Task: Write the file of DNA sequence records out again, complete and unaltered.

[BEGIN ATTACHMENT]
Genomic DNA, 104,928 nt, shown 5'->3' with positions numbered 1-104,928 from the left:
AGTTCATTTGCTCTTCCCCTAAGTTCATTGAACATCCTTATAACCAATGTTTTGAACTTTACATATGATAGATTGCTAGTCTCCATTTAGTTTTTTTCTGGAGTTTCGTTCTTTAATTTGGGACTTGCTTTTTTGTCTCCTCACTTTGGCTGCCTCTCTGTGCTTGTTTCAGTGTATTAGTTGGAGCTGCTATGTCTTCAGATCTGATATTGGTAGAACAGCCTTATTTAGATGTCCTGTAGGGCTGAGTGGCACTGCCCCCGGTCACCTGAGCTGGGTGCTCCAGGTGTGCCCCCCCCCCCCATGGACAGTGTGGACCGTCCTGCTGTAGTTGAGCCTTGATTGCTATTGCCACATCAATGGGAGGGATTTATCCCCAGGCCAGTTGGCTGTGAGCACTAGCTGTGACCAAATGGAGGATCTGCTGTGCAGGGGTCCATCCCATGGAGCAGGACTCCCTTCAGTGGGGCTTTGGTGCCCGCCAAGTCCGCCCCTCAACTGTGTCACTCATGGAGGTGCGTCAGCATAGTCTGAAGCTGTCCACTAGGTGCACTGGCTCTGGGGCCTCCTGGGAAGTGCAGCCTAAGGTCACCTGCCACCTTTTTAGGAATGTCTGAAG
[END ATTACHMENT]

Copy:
Genomic DNA, 104,928 nt, shown 5'->3' with positions numbered 1-104,928 from the left:
AGTTCATTTGCTCTTCCCCTAAGTTCATTGAACATCCTTATAACCAATGTTTTGAACTTTACATATGATAGATTGCTAGTCTCCATTTAGTTTTTTTCTGGAGTTTCGTTCTTTAATTTGGGACTTGCTTTTTTGTCTCCTCACTTTGGCTGCCTCTCTGTGCTTGTTTCAGTGTATTAGTTGGAGCTGCTATGTCTTCAGATCTGATATTGGTAGAACAGCCTTATTTAGATGTCCTGTAGGGCTGAGTGGCACTGCCCCCGGTCACCTGAGCTGGGTGCTCCAGGTGTGCCCCCCCCCCCCATGGACAGTGTGGACCGTCCTGCTGTAGTTGAGCCTTGATTGCTATTGCCACATCAATGGGAGGGATTTATCCCCAGGCCAGTTGGCTGTGAGCACTAGCTGTGACCAAATGGAGGATCTGCTGTGCAGGGGTCCATCCCATGGAGCAGGACTCCCTTCAGTGGGGCTTTGGTGCCCGCCAAGTCCGCCCCTCAACTGTGTCACTCATGGAGGTGCGTCAGCATAGTCTGAAGCTGTCCACTAGGTGCACTGGCTCTGGGGCCTCCTGGGAAGTGCAGCCTAAGGTCACCTGCCACCTTTTTAGGAATGTCTGAAG